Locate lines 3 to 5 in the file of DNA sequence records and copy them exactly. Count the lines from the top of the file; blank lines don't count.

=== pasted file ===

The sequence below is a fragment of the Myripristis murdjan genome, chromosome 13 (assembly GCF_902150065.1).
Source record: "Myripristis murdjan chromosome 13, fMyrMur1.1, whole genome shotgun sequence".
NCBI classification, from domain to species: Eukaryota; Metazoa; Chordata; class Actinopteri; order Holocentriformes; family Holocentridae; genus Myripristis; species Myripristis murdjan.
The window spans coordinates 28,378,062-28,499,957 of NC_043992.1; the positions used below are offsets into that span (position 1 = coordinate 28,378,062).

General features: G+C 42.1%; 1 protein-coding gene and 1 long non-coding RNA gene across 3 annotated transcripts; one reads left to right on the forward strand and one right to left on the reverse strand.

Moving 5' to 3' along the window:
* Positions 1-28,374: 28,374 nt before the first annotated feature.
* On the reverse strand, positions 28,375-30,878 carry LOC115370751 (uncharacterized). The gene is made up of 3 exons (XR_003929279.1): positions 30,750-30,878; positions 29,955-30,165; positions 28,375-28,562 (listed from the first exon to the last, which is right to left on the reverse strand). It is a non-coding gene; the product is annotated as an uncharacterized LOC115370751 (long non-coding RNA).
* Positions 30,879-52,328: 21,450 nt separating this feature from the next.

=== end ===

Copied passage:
NCBI classification, from domain to species: Eukaryota; Metazoa; Chordata; class Actinopteri; order Holocentriformes; family Holocentridae; genus Myripristis; species Myripristis murdjan.
The window spans coordinates 28,378,062-28,499,957 of NC_043992.1; the positions used below are offsets into that span (position 1 = coordinate 28,378,062).

General features: G+C 42.1%; 1 protein-coding gene and 1 long non-coding RNA gene across 3 annotated transcripts; one reads left to right on the forward strand and one right to left on the reverse strand.